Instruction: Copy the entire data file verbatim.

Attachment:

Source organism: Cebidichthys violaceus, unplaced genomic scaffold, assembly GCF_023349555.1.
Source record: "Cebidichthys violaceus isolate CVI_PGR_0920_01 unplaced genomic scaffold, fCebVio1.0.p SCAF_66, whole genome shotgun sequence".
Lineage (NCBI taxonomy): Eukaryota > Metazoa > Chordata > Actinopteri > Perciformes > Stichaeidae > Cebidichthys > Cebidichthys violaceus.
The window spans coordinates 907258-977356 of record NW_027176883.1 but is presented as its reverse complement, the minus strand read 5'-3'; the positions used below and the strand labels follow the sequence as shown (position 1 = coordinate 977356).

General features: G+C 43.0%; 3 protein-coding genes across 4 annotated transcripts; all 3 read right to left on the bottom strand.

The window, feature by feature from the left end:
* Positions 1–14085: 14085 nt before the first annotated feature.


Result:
Source organism: Cebidichthys violaceus, unplaced genomic scaffold, assembly GCF_023349555.1.
Source record: "Cebidichthys violaceus isolate CVI_PGR_0920_01 unplaced genomic scaffold, fCebVio1.0.p SCAF_66, whole genome shotgun sequence".
Lineage (NCBI taxonomy): Eukaryota > Metazoa > Chordata > Actinopteri > Perciformes > Stichaeidae > Cebidichthys > Cebidichthys violaceus.
The window spans coordinates 907258-977356 of record NW_027176883.1 but is presented as its reverse complement, the minus strand read 5'-3'; the positions used below and the strand labels follow the sequence as shown (position 1 = coordinate 977356).

General features: G+C 43.0%; 3 protein-coding genes across 4 annotated transcripts; all 3 read right to left on the bottom strand.

The window, feature by feature from the left end:
* Positions 1–14085: 14085 nt before the first annotated feature.